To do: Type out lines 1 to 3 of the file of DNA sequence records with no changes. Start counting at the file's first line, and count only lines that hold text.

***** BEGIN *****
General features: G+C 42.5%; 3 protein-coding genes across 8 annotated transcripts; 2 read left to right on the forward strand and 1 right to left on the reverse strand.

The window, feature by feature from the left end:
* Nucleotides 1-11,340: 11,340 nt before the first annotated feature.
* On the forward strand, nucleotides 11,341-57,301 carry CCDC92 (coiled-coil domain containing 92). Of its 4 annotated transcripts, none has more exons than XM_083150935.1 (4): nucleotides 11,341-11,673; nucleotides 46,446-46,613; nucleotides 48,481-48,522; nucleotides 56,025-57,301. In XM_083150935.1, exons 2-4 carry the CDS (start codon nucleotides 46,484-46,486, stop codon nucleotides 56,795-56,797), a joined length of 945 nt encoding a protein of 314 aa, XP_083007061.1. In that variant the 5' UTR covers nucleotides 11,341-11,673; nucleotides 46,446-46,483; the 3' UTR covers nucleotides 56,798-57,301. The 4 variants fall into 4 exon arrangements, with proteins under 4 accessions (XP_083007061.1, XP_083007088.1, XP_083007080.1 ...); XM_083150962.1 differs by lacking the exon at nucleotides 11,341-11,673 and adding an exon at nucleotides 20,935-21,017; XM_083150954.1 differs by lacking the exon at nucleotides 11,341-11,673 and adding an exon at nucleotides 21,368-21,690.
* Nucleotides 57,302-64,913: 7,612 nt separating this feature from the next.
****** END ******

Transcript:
General features: G+C 42.5%; 3 protein-coding genes across 8 annotated transcripts; 2 read left to right on the forward strand and 1 right to left on the reverse strand.

The window, feature by feature from the left end:
* Nucleotides 1-11,340: 11,340 nt before the first annotated feature.